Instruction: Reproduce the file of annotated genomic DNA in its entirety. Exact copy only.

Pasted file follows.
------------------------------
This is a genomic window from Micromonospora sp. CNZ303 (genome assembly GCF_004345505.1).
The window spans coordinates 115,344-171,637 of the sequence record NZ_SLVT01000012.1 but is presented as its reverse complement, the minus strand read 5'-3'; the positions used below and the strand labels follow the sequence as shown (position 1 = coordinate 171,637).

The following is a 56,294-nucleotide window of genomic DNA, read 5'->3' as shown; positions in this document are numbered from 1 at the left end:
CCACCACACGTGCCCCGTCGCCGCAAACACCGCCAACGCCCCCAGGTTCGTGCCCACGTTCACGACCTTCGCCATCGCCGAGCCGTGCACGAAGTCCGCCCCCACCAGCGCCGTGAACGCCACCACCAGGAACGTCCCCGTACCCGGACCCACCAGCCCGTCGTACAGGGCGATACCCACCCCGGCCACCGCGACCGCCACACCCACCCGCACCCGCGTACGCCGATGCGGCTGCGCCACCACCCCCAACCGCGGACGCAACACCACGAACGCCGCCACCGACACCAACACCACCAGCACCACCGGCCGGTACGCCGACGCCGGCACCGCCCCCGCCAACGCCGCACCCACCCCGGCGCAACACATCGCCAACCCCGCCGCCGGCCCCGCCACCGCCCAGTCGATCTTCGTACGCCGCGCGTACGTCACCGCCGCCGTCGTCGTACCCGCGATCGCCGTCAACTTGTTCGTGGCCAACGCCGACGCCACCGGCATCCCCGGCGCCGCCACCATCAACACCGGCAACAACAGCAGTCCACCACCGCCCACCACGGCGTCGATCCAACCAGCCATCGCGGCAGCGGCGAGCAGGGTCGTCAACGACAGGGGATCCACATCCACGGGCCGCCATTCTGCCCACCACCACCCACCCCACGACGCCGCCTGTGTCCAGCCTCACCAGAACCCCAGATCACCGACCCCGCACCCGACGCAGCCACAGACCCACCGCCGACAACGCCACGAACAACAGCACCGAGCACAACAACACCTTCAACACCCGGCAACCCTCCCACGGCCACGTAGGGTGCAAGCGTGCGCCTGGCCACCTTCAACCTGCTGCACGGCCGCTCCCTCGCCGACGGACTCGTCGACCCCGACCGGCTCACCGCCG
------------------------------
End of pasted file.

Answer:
This is a genomic window from Micromonospora sp. CNZ303 (genome assembly GCF_004345505.1).
The window spans coordinates 115,344-171,637 of the sequence record NZ_SLVT01000012.1 but is presented as its reverse complement, the minus strand read 5'-3'; the positions used below and the strand labels follow the sequence as shown (position 1 = coordinate 171,637).

The following is a 56,294-nucleotide window of genomic DNA, read 5'->3' as shown; positions in this document are numbered from 1 at the left end:
CCACCACACGTGCCCCGTCGCCGCAAACACCGCCAACGCCCCCAGGTTCGTGCCCACGTTCACGACCTTCGCCATCGCCGAGCCGTGCACGAAGTCCGCCCCCACCAGCGCCGTGAACGCCACCACCAGGAACGTCCCCGTACCCGGACCCACCAGCCCGTCGTACAGGGCGATACCCACCCCGGCCACCGCGACCGCCACACCCACCCGCACCCGCGTACGCCGATGCGGCTGCGCCACCACCCCCAACCGCGGACGCAACACCACGAACGCCGCCACCGACACCAACACCACCAGCACCACCGGCCGGTACGCCGACGCCGGCACCGCCCCCGCCAACGCCGCACCCACCCCGGCGCAACACATCGCCAACCCCGCCGCCGGCCCCGCCACCGCCCAGTCGATCTTCGTACGCCGCGCGTACGTCACCGCCGCCGTCGTCGTACCCGCGATCGCCGTCAACTTGTTCGTGGCCAACGCCGACGCCACCGGCATCCCCGGCGCCGCCACCATCAACACCGGCAACAACAGCAGTCCACCACCGCCCACCACGGCGTCGATCCAACCAGCCATCGCGGCAGCGGCGAGCAGGGTCGTCAACGACAGGGGATCCACATCCACGGGCCGCCATTCTGCCCACCACCACCCACCCCACGACGCCGCCTGTGTCCAGCCTCACCAGAACCCCAGATCACCGACCCCGCACCCGACGCAGCCACAGACCCACCGCCGACAACGCCACGAACAACAGCACCGAGCACAACAACACCTTCAACACCCGGCAACCCTCCCACGGCCACGTAGGGTGCAAGCGTGCGCCTGGCCACCTTCAACCTGCTGCACGGCCGCTCCCTCGCCGACGGACTCGTCGACCCCGACCGGCTCACCGCCG